The Schola Foundation welcomes both current gifts and planned giving gifts. Current gifts are made from current income and can be made from a variety of sources. Planned gifts are made at the time of death and can also be made from a variety of sources.

Current income gifts

Current income gifts can be made from wages and salary, pensions and retirement accounts, stocks and stock dividends and bank accounts. The recently passed federal tax bill impacts current income charitable giving because of the increase in the standard deduction to $12,000 for single filers and $24,000 for married filers. This increased standard deduction eliminates the need for most Americans to itemize deductions (including charitable gifts) on their 1040 tax returns and thus eliminates the tax benefit for many charitable gifts.

Lumping gifts.

One method of gifting which allows a donor to retain the federal tax benefit is to lump an intended series of yearly gifts into one tax year. For example, if a single person intends on making a gift to Schola of $5,000 a year for 5 years, he or she may not receive a federal tax benefit due to the increased standard deduction. Rather than spreading the gifts over multiple years, the donor may consider making the gifts in one tax year (lumping) in order to avail themselves for the federal tax benefit.

For Minnesota residents, taxpayers may claim on their 2018 Minnesota income tax return, either the Minnesota standard deduction or elect to itemize deductions, regardless of the election made on their 2018 federal income tax return. This option may provide residents of Minnesota an additional tax benefit.


A donor may use an IRA to make a charitable contribution. Anyone 70½ or older may make a direct transfer of IRA balances up to $100,000 per year to a charity. For most donors, these qualified charitable distributions (QCDs) make it possible to net an ever-greater tax benefit because those dollars will never hit your adjusted gross income (AGI). Because you would have paid income taxes on that distribution, this strategy offers significant benefit to those who would have given that amount regardless. QCDs go toward satisfying your required minimum distribution (RMD). Only IRA’s qualify for QCDs. You cannot use a 401(k) account. To make a gift from an IRA to Schola, please contact our office. A Schola representative will help you with details on how to execute the QCD.


Schola will accept your gift of stock or securities. Giving stock allows you to deduct the current value from your taxable income and avoid paying capital gains tax on the growth of your stock. To make a gift of stock or securities, please use the from below to notify Schola. A Schola representative will contact you with details on how to transfer your shares.


Leaving a legacy through a planned gift will help ensure that students from southern Minnesota will be able to receive an education at Loyola for generations to come. Since Because Loyola does not receive funding from the state, it must raise funds through a combination of tuition and benefaction. A planned gift improves affordability of Loyola for all students, regardless of their financial situation.

What is a Planned Gift?

A planned gift is a future gift made from a source other than a donor’s current income. A planned gift is part of a donor’s estate plan and is effective at the death of the donor. The planned gift can emanate from a retirement plan, an insurance policy, an annuity, real estate, cash, and/or securities.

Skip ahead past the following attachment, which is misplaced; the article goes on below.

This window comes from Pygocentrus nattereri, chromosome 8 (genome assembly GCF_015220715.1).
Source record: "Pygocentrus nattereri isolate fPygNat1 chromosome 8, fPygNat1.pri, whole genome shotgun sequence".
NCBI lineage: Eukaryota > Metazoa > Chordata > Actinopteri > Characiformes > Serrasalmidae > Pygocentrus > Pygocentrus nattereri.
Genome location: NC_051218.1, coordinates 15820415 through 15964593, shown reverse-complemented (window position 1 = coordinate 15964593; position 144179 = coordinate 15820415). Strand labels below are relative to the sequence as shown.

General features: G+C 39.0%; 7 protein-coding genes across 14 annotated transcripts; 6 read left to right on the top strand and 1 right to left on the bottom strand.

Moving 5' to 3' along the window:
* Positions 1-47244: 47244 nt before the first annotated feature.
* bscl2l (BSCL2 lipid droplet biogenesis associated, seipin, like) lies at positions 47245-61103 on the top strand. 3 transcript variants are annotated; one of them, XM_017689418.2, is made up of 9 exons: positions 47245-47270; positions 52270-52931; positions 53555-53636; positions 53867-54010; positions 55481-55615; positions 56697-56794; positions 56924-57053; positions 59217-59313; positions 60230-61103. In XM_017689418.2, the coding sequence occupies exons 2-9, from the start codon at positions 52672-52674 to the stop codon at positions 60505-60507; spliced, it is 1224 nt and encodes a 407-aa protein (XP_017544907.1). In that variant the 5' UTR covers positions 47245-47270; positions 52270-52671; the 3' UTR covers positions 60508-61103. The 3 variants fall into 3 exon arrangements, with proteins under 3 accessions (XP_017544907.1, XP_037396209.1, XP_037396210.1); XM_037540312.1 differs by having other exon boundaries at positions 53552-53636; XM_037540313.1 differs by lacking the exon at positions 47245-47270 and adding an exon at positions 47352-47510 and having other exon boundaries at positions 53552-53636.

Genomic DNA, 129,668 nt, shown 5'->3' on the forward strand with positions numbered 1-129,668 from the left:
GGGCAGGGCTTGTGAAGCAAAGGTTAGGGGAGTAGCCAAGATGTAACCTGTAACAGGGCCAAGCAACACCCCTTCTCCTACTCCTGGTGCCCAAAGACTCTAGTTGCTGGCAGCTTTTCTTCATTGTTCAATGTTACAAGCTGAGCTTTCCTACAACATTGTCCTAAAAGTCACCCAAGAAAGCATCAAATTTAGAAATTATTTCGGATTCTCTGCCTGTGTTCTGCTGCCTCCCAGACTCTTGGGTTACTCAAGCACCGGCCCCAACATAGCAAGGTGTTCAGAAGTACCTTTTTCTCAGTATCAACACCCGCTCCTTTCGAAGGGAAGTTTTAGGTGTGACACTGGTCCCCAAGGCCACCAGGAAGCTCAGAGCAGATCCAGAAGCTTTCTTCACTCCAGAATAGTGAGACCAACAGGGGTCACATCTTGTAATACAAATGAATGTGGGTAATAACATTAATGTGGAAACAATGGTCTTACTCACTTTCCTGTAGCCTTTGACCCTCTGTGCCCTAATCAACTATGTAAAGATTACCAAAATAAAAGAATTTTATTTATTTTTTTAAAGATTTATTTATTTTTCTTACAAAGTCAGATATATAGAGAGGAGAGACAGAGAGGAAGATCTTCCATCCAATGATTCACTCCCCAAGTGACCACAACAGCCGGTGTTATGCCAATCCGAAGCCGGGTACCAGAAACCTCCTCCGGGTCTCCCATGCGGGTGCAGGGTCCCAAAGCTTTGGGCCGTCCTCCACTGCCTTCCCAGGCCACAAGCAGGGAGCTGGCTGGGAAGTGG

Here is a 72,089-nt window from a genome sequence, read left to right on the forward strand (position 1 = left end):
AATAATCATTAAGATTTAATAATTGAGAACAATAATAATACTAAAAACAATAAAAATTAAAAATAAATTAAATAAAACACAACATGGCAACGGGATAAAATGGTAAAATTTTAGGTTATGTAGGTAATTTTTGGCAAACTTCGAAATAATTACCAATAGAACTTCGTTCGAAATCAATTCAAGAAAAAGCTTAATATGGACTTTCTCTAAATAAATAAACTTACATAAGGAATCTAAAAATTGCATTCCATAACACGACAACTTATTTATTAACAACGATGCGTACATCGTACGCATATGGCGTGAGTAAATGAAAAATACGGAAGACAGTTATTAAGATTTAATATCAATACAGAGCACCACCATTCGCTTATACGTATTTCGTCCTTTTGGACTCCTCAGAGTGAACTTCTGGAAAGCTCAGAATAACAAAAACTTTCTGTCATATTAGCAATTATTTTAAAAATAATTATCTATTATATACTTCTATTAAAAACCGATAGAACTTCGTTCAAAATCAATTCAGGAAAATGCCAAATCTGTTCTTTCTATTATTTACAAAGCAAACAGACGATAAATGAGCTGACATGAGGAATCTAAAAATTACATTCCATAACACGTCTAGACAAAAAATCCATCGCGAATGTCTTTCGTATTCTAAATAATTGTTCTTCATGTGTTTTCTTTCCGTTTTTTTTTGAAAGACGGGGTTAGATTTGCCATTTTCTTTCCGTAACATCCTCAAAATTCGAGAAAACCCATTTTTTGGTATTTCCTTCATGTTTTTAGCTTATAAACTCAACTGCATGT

Why make a Planned Gift?

Many people wish to make a financial contribution to the organizations and institutions that have enriched their lives and the lives of others. Loyola is one of those institutions where your legacy gift can support current and future students, as well as the programs you value most.

How to Plan Your Legacy.

All legacy plans (estate plan) should include a will, revocable trust, power of attorney and healthcare directive. Work with your financial advisor and your attorney to create a plan that meets your specific goals, including your charitable desires. Absent specific instructions, your charitable bequests cannot be made.

Will and Revocable Trust

To create a legacy through your estate plan, your will or revocable trust will need to include a charitable provision. You may choose to leave specific assets to Loyola or Schola, or you may designate Loyola or Schola to receive a specific dollar amount or a percentage of your estate, or you may decide to leave Loyola or Schola the remainder of your estate after paying all other required costs and devises. If you choose to leave a legacy to Loyola or Schola, please inform us in writing or instruct your attorney to do so. We would appreciate a copy of the page from your will or trust stating the specific provision for Loyola or Schola.

Beneficiary Designation

You may wish to name Loyola or Schola as beneficiary of your retirement plan or insurance policy. Loyola and Schola are both 501(c)3 entities, which allow for contributions made to them to be tax deductible, potentially saving both income taxes and estate taxes. To makes gifts in this manner, Loyola or Schola must be the listed as beneficiary on the retirement plan account or life insurance policy. By naming the charity directly, you are able to take full advantage of the tax deductions available. If you choose to leave a legacy to Loyola or Schola in this manner, please inform us in writing. We would appreciate a copy of the beneficiary page from your retirement plan or life insurance policy.


The Schola Foundation does not provide tax, legal or accounting advice. This material has been prepared for informational purposes only, and is not intended to provide, and should not be relied on for, tax, legal or accounting advice. You should consult your own tax, legal and accounting advisors before engaging in any transaction.